Kratom is an herbal extract. Some people use kratom to treat opioid withdrawal. However, kratom can cause addiction, and the Food and Drug Administration (FDA) has not approved its use in the United States.

Opioids are drugs that doctors often prescribe to treat pain. These drugs bind to opioid receptors in the brain. Opioid receptors play a role in pain, mood, stress, reward, gastrointestinal functions, and respiration.

When opioids bind to opioid receptors, this can relieve pain and cause feelings of euphoria and relaxation.

People can misuse these medications and may go on to develop an opioid use disorder. In 2014, 2.5 million people in the U.S. were misusing opioids.

“Opiates” is the term for naturally occurring opioids, such as morphine and codeine.

Kratom acts similarly to opioids. It can also relieve pain and cause euphoria. It, too, can be dangerous, and there is a similar risk of misuse and addiction.

The FDA has not approved the use of kratom in the U.S. It closely monitors the substance and has denied shipments of the drug into the country.

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Kratom is the common name for the leaves of the Mitragyna speciosa tree, which is native to Southeast Asia.

Some people in this region commonly use kratom as a stimulant, for pain relief, and as a sedative.

Kratom contains a number of compounds, some of which are psychoactive.

If a person consumes kratom, it can cause similar physiological effects to opioids, including pain relief, euphoria, and stimulation. Kratom can also cause dependency and addiction.

High doses of kratom can be toxic and cause a number of side effects, including:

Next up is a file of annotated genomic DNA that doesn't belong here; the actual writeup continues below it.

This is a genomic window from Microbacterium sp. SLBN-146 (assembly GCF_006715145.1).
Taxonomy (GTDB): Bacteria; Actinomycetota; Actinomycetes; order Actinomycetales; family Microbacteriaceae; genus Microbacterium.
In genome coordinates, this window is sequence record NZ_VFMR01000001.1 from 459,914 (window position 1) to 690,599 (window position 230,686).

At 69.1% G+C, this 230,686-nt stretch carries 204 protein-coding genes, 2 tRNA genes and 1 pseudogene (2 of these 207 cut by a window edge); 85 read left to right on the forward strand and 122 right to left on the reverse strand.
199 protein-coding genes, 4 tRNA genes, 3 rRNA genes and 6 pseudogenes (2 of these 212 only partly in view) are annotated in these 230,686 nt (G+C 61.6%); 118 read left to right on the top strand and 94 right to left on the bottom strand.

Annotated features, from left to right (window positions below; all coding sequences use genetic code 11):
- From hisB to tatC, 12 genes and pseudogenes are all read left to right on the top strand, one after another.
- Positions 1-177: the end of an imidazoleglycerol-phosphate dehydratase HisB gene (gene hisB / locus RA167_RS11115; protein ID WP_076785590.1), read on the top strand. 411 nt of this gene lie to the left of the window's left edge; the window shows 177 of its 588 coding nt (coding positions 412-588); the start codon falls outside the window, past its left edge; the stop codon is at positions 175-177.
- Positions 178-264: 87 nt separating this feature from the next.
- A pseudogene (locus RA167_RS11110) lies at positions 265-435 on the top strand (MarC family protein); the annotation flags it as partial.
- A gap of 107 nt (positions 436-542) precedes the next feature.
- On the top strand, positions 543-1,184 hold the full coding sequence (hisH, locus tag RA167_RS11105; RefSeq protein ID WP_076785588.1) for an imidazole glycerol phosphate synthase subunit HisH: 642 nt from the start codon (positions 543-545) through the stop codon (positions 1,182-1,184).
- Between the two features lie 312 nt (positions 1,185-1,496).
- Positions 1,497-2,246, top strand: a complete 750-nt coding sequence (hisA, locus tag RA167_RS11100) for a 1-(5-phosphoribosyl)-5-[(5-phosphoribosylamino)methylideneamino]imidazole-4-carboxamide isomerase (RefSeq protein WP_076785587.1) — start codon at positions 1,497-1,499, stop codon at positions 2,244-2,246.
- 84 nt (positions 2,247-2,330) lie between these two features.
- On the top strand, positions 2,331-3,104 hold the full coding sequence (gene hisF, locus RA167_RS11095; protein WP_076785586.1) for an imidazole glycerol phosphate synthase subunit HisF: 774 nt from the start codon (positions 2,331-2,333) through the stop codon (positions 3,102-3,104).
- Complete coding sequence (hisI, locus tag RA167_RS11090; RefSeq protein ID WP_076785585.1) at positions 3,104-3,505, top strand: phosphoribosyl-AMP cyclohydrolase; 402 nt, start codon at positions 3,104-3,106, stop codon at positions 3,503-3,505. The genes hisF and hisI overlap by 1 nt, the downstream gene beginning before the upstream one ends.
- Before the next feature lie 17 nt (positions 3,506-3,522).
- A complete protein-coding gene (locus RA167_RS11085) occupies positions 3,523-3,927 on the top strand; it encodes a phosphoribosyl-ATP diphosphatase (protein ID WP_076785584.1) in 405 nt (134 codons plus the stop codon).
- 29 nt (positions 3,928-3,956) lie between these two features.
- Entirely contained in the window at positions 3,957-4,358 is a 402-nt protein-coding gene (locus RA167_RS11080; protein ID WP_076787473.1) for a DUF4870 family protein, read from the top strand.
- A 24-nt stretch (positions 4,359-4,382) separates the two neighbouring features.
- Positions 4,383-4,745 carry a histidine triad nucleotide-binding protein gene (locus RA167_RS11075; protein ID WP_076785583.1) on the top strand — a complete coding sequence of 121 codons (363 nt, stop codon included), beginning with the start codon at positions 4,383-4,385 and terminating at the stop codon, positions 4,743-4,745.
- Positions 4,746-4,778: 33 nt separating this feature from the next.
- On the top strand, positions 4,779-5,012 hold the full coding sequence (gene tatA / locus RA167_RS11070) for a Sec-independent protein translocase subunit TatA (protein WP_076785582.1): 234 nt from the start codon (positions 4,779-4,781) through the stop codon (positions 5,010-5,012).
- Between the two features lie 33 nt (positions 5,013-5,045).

Long-term use of kratom can also cause weight loss, anorexia, and insomnia.

People commonly use kratom leaves in tea or grind them into a powder.

Low doses can cause stimulation, which can make a person more alert and increase their physical energy. Higher doses can act as a sedative, which can cause feelings of euphoria and dull emotions and sensations.

Traditional uses of kratom include:

  • as a stimulant for energy
  • as a pain reliever
  • as a sedative

In the U.S., some people use kratom as an alternative to opioids. The aim may be to help manage the symptoms of opioid withdrawal.

This is because the compounds in kratom act similarly to opioids. They bind to opioid receptors in the brain and cause similar psychological effects.

Repeated use of kratom can cause a person’s body to develop a tolerance to the substance. This can then cause the person to experience withdrawal symptoms when they stop taking kratom.

Compounds in kratom act similarly to opioids, and kratom withdrawal can cause similar symptoms to opioid withdrawal.

Common symptoms of opioid withdrawal include:

  • a runny nose
  • watery eyes
  • diarrhea
  • nausea and vomiting
  • dilated pupils
  • insomnia
  • increased sensitivity to of light, or photophobia
  • rapid breathing
  • tachycardia
  • sweating
  • twitching and jerky movements
  • high blood pressure
  • high body temperature
  • yawning

Below are some false ideas about kratom.

Kratom is not addictive

This is not true.

Kratom can affect the brain similarly to opioids. People can develop an opioid use disorder from taking kratom. And they may experience withdrawal if they then stop taking it.

Kratom is safe

Opioids can have dangerous effects, such as:

  • addiction
  • withdrawal
  • overdose
  • liver damage
  • death

However, under the guidance of a healthcare professional, a person may be able to use opioids safely. This may be true for kratom, but at present, it is not allowed in the U.S. As a result, there are no regulations for it, and experts do not know how it might be safe to take.

Because kratom is similar to opioids, it may possess the same dangerous attributes listed above. Kratom use may also cause these serious side effects:

  • nausea
  • vomiting
  • itching
  • sweating
  • dry mouth
  • constipation